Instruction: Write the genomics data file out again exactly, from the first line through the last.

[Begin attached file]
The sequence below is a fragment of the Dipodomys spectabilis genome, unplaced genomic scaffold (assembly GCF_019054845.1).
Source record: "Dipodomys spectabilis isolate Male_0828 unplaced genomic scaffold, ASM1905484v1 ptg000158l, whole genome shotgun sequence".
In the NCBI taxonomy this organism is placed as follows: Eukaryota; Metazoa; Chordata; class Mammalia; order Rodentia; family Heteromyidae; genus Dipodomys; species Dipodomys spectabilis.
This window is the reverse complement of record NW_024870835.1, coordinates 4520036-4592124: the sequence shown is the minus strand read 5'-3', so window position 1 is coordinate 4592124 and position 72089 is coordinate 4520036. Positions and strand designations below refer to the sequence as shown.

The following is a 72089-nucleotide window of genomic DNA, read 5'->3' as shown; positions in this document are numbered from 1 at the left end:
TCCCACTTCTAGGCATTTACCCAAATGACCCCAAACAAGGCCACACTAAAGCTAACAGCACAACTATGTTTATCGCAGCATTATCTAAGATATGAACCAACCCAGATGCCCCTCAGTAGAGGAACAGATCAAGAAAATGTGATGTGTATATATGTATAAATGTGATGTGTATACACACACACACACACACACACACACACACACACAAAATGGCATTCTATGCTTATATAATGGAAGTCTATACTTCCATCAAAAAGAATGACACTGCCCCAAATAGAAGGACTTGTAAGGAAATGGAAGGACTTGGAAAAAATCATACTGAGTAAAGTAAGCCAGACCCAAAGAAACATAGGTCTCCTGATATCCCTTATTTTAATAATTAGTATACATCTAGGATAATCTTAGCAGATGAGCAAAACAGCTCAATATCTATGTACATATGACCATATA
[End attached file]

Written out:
The sequence below is a fragment of the Dipodomys spectabilis genome, unplaced genomic scaffold (assembly GCF_019054845.1).
Source record: "Dipodomys spectabilis isolate Male_0828 unplaced genomic scaffold, ASM1905484v1 ptg000158l, whole genome shotgun sequence".
In the NCBI taxonomy this organism is placed as follows: Eukaryota; Metazoa; Chordata; class Mammalia; order Rodentia; family Heteromyidae; genus Dipodomys; species Dipodomys spectabilis.
This window is the reverse complement of record NW_024870835.1, coordinates 4520036-4592124: the sequence shown is the minus strand read 5'-3', so window position 1 is coordinate 4592124 and position 72089 is coordinate 4520036. Positions and strand designations below refer to the sequence as shown.

The following is a 72089-nucleotide window of genomic DNA, read 5'->3' as shown; positions in this document are numbered from 1 at the left end:
TCCCACTTCTAGGCATTTACCCAAATGACCCCAAACAAGGCCACACTAAAGCTAACAGCACAACTATGTTTATCGCAGCATTATCTAAGATATGAACCAACCCAGATGCCCCTCAGTAGAGGAACAGATCAAGAAAATGTGATGTGTATATATGTATAAATGTGATGTGTATACACACACACACACACACACACACACACACACACAAAATGGCATTCTATGCTTATATAATGGAAGTCTATACTTCCATCAAAAAGAATGACACTGCCCCAAATAGAAGGACTTGTAAGGAAATGGAAGGACTTGGAAAAAATCATACTGAGTAAAGTAAGCCAGACCCAAAGAAACATAGGTCTCCTGATATCCCTTATTTTAATAATTAGTATACATCTAGGATAATCTTAGCAGATGAGCAAAACAGCTCAATATCTATGTACATATGACCATATA